/ Technology

Top 10 weak online passwords – is yours on the list?

Online log in box

Look into my eyes, the eyes, not around the eyes, look into my eyes… you’re under. You must change your useless password from ‘123456’ to something tougher to crack. Three, two, one… you’re back in the room.

As obvious as that advice might seem, around half of us use the same (or very similar) passwords for all the websites we log into. But worse than that, many of these passwords are weak and easy to guess.

I won’t lie, I only use around four passwords for all my online accounts. And I don’t change them anywhere near as often as I should – though I do like to think that they each sport a relatively secure combination of characters. But not everyone’s that careful.

Password = ‘password’

Data security firm Imperva has found that almost a third of us use passwords with six characters or less. And then around half bring names, slang words, dictionary words or ‘trivial’ passwords (such as adjacent keyboard keys) into play.

It’s these trivial passwords that are the most shocking, with the ten most common weak online passwords (based on leaked details from rockyou.com) being the following: 123456, 12345, 123456789, Password, iloveyou, princess, rockyou, 1234567, 12345678, and abc123.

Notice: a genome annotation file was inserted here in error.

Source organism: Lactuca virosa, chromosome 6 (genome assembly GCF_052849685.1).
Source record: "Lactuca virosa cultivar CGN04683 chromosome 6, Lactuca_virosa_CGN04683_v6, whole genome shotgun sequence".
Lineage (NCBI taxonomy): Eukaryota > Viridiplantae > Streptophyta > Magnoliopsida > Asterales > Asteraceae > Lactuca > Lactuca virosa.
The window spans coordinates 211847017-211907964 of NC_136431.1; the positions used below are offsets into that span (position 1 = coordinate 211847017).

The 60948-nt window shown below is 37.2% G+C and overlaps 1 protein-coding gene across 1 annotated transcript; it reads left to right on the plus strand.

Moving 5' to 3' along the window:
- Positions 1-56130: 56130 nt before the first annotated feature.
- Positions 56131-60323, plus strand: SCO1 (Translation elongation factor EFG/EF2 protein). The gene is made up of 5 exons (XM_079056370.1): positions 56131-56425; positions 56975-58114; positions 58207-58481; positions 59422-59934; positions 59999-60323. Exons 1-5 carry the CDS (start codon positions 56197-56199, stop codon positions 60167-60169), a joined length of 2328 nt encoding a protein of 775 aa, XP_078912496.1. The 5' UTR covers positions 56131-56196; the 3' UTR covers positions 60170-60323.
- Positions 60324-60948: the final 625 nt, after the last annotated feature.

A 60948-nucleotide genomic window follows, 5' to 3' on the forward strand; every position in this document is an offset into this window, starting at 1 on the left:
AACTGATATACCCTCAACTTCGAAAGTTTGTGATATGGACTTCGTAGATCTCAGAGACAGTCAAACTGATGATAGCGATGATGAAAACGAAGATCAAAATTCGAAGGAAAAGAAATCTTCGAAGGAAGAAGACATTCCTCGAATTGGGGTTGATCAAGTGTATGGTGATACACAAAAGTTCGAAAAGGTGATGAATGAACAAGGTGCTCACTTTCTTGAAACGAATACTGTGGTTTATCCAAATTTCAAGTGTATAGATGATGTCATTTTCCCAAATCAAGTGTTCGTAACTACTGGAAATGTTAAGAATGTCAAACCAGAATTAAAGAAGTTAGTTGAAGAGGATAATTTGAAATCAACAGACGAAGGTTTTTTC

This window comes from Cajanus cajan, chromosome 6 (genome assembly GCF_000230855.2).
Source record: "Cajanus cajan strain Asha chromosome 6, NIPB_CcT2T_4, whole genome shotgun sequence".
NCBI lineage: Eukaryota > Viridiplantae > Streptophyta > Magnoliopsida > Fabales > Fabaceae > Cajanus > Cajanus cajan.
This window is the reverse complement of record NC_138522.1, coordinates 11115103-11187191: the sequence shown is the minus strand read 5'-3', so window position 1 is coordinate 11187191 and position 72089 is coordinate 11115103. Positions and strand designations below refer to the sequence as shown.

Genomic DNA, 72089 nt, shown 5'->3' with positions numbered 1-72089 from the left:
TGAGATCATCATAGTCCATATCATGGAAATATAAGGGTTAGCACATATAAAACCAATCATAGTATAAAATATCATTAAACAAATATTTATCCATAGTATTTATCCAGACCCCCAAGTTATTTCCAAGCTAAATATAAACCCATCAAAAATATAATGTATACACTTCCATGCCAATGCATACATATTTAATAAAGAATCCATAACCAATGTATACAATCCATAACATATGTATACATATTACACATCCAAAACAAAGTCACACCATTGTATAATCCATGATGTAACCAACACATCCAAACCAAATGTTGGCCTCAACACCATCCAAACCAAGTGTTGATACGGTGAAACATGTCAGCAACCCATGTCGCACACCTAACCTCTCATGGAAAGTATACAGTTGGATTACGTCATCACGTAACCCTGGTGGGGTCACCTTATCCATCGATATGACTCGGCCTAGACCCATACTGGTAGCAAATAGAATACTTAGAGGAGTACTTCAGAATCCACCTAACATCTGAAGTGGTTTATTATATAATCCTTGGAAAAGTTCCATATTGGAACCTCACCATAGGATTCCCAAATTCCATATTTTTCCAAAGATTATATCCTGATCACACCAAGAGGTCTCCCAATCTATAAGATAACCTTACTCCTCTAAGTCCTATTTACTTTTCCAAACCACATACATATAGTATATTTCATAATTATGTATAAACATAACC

Sure, rockyou.com may not be as important to keep secure as your online bank account, but come on, make an effort! Our principal money researcher Martyn Saville had this to say about the discovery:

‘This research is breathtaking. If you’re going to use a password like “123456” or “password”, you might as well tattoo it on your forehead. There are enough threats to our online security around without making it so easy for fraudsters to steal your identity and your cash.’

How to secure your password

So, what should you do to create secure passwords when you’re online? If possible, use a different password for each website you visit (though I understand that it may be hard to remember all of them). Use a combination of numbers and letters, upper and lower case and even special characters (such as &%$£_). Avoid words that someone close to you could guess (like family names, birthdays, or nicknames).

And here’s a savvy tip from security expert Bruce Schneier: